The national rural veterinary crisis is being actively addressed by Australian Agricultural College Corporation with hands-on training for students at its Berrigurra property.
In a partnership with Queensland University, 22 Bachelor of Veterinary Science students in second and third year have spent two weeks getting hands-on with large animals.
In an industry where 90 per cent of graduates are female and the average age of a rural vet is 50, there is a serious need for young blood, Department of Employment, Economic Development and Innovation Primary Industry Beef Extension Officer, John Bertram said.
“This program gets students who have a career vision of working in a small animal clinic with cats and dogs, out to the bush working on a large beef cattle property, doing things like preg testing, branding and working with horses,” he said.
“By the end of the trip, we are seeing a significant number of these students talking about working in a mixed practice or even specialising in large animals in a regional or remote area.
“It’s extremely beneficial for the students to be immersed in this environment; almost none of them have ever seen a property of this scale.
“They learn a range of things from working in a yard and mustering to moving cattle with low-stress stock handling, applying many basic husbandry practices such as reading NLIS tags, body condition scoring, weighing and weighing various classes of stock.
Bertram said the program was very positive in addressing the national issue of a skills shortage in rural and remote areas of vets.
“The partnership can be integral to the supply of new professionals into rural industry.”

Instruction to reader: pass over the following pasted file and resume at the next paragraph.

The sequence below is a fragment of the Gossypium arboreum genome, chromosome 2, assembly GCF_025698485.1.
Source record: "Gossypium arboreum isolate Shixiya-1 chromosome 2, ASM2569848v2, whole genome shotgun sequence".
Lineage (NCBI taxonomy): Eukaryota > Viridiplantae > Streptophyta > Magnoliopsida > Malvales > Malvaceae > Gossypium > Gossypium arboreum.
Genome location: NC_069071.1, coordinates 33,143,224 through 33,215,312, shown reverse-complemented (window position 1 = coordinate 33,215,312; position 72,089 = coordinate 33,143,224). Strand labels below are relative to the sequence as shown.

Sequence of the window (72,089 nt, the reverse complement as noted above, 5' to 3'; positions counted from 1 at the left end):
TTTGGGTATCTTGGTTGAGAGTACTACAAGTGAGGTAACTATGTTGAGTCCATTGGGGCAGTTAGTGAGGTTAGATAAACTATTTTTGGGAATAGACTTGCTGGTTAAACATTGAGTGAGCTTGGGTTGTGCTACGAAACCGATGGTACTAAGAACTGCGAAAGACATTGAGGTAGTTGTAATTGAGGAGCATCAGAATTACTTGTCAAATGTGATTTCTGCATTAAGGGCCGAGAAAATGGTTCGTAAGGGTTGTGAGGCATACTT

While practical work experience is part of their bachelor degree, this partnership places the students in an environment completely foreign to them with positive results.
AACC Horse Instructor John Howe said students who were a bit hesitant at the start of the experience were mustering at the end and handling cattle in yards.
“Some haven’t been near a cow or horse before and they learnt a great deal and were collecting and evaluating semen from bulls by the end!
“Our classroom was Berrigurra and the students were able to apply their theory knowledge in practical ways and gain a working knowledge of cattle and horse husbandry.
“This practical opportunity compliments the UQ vet science lecture material, enabling the students to relate the theory to practice.
“Students visited a feedlot and AgGrow in Emerald so really got a taste of what life in a regional centre can be like and it made an impact, with some now seeing themselves as having a practice in the bush.”
The program mixes skills training in cattle and horse husbandry that allows students to appreciate how a beef enterprise operates on a day-to-day basis, the financial commitment involved in managing and operating a beef enterprise.
“This program encourages practitioners to work in rural areas, a core issue affecting communities, by showcasing the lifestyle and giving them a taste of where their career could take them,” Howe said.
“It’s a really positive partnership.”